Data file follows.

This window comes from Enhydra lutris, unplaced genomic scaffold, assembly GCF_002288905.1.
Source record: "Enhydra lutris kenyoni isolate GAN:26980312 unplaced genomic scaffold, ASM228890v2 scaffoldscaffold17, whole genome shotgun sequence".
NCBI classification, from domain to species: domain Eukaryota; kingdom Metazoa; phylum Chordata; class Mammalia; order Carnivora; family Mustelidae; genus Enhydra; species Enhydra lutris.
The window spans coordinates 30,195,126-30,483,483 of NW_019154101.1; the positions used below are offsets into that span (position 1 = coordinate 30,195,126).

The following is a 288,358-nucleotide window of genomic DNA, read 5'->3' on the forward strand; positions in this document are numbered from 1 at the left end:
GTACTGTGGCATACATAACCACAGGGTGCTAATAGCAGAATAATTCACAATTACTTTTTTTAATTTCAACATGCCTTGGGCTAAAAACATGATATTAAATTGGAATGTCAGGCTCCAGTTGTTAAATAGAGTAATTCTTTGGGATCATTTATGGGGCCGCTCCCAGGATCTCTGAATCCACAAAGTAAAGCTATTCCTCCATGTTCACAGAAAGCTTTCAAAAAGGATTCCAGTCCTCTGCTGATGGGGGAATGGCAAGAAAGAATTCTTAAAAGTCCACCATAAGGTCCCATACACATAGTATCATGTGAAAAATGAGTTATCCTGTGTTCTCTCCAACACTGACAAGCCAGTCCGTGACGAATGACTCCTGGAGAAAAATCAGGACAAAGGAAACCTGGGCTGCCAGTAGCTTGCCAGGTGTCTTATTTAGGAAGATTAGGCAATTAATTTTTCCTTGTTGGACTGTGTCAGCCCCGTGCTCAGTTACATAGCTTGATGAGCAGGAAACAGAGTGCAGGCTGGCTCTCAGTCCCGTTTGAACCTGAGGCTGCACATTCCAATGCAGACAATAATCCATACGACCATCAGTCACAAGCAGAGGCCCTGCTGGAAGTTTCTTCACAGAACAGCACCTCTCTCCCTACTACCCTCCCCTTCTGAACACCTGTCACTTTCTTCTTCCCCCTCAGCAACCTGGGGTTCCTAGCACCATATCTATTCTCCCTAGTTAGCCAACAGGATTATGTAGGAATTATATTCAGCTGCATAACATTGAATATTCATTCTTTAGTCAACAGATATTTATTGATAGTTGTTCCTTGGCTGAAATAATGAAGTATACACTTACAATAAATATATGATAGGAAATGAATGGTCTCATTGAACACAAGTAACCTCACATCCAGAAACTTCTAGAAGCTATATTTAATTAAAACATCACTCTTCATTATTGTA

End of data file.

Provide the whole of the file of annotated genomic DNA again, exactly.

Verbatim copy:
This window comes from Enhydra lutris, unplaced genomic scaffold, assembly GCF_002288905.1.
Source record: "Enhydra lutris kenyoni isolate GAN:26980312 unplaced genomic scaffold, ASM228890v2 scaffoldscaffold17, whole genome shotgun sequence".
NCBI classification, from domain to species: domain Eukaryota; kingdom Metazoa; phylum Chordata; class Mammalia; order Carnivora; family Mustelidae; genus Enhydra; species Enhydra lutris.
The window spans coordinates 30,195,126-30,483,483 of NW_019154101.1; the positions used below are offsets into that span (position 1 = coordinate 30,195,126).

The following is a 288,358-nucleotide window of genomic DNA, read 5'->3' on the forward strand; positions in this document are numbered from 1 at the left end:
GTACTGTGGCATACATAACCACAGGGTGCTAATAGCAGAATAATTCACAATTACTTTTTTTAATTTCAACATGCCTTGGGCTAAAAACATGATATTAAATTGGAATGTCAGGCTCCAGTTGTTAAATAGAGTAATTCTTTGGGATCATTTATGGGGCCGCTCCCAGGATCTCTGAATCCACAAAGTAAAGCTATTCCTCCATGTTCACAGAAAGCTTTCAAAAAGGATTCCAGTCCTCTGCTGATGGGGGAATGGCAAGAAAGAATTCTTAAAAGTCCACCATAAGGTCCCATACACATAGTATCATGTGAAAAATGAGTTATCCTGTGTTCTCTCCAACACTGACAAGCCAGTCCGTGACGAATGACTCCTGGAGAAAAATCAGGACAAAGGAAACCTGGGCTGCCAGTAGCTTGCCAGGTGTCTTATTTAGGAAGATTAGGCAATTAATTTTTCCTTGTTGGACTGTGTCAGCCCCGTGCTCAGTTACATAGCTTGATGAGCAGGAAACAGAGTGCAGGCTGGCTCTCAGTCCCGTTTGAACCTGAGGCTGCACATTCCAATGCAGACAATAATCCATACGACCATCAGTCACAAGCAGAGGCCCTGCTGGAAGTTTCTTCACAGAACAGCACCTCTCTCCCTACTACCCTCCCCTTCTGAACACCTGTCACTTTCTTCTTCCCCCTCAGCAACCTGGGGTTCCTAGCACCATATCTATTCTCCCTAGTTAGCCAACAGGATTATGTAGGAATTATATTCAGCTGCATAACATTGAATATTCATTCTTTAGTCAACAGATATTTATTGATAGTTGTTCCTTGGCTGAAATAATGAAGTATACACTTACAATAAATATATGATAGGAAATGAATGGTCTCATTGAACACAAGTAACCTCACATCCAGAAACTTCTAGAAGCTATATTTAATTAAAACATCACTCTTCATTATTGTA